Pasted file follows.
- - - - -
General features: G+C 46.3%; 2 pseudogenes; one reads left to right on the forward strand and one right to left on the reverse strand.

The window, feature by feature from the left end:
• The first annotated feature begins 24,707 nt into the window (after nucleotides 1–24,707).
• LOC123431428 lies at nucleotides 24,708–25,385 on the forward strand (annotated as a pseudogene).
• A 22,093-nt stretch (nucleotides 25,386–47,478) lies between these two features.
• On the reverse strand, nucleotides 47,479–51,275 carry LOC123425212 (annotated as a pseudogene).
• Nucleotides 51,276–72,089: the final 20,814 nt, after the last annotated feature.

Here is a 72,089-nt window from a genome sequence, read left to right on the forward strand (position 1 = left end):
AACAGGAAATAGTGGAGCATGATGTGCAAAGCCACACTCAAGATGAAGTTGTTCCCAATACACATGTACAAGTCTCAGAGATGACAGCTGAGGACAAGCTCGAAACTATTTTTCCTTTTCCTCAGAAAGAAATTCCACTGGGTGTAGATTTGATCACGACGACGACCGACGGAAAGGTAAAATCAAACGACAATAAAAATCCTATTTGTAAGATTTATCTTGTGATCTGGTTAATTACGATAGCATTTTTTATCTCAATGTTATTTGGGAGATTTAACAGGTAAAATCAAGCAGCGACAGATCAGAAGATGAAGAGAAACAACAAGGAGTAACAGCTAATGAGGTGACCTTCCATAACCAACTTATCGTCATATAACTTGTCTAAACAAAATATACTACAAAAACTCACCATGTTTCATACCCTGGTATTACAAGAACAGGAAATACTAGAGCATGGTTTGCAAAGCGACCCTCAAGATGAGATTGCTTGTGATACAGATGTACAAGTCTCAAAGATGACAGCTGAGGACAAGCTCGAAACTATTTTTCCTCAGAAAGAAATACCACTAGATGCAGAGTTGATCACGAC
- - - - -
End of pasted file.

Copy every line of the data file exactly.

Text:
General features: G+C 46.3%; 2 pseudogenes; one reads left to right on the forward strand and one right to left on the reverse strand.

The window, feature by feature from the left end:
• The first annotated feature begins 24,707 nt into the window (after nucleotides 1–24,707).
• LOC123431428 lies at nucleotides 24,708–25,385 on the forward strand (annotated as a pseudogene).
• A 22,093-nt stretch (nucleotides 25,386–47,478) lies between these two features.
• On the reverse strand, nucleotides 47,479–51,275 carry LOC123425212 (annotated as a pseudogene).
• Nucleotides 51,276–72,089: the final 20,814 nt, after the last annotated feature.

Here is a 72,089-nt window from a genome sequence, read left to right on the forward strand (position 1 = left end):
AACAGGAAATAGTGGAGCATGATGTGCAAAGCCACACTCAAGATGAAGTTGTTCCCAATACACATGTACAAGTCTCAGAGATGACAGCTGAGGACAAGCTCGAAACTATTTTTCCTTTTCCTCAGAAAGAAATTCCACTGGGTGTAGATTTGATCACGACGACGACCGACGGAAAGGTAAAATCAAACGACAATAAAAATCCTATTTGTAAGATTTATCTTGTGATCTGGTTAATTACGATAGCATTTTTTATCTCAATGTTATTTGGGAGATTTAACAGGTAAAATCAAGCAGCGACAGATCAGAAGATGAAGAGAAACAACAAGGAGTAACAGCTAATGAGGTGACCTTCCATAACCAACTTATCGTCATATAACTTGTCTAAACAAAATATACTACAAAAACTCACCATGTTTCATACCCTGGTATTACAAGAACAGGAAATACTAGAGCATGGTTTGCAAAGCGACCCTCAAGATGAGATTGCTTGTGATACAGATGTACAAGTCTCAAAGATGACAGCTGAGGACAAGCTCGAAACTATTTTTCCTCAGAAAGAAATACCACTAGATGCAGAGTTGATCACGAC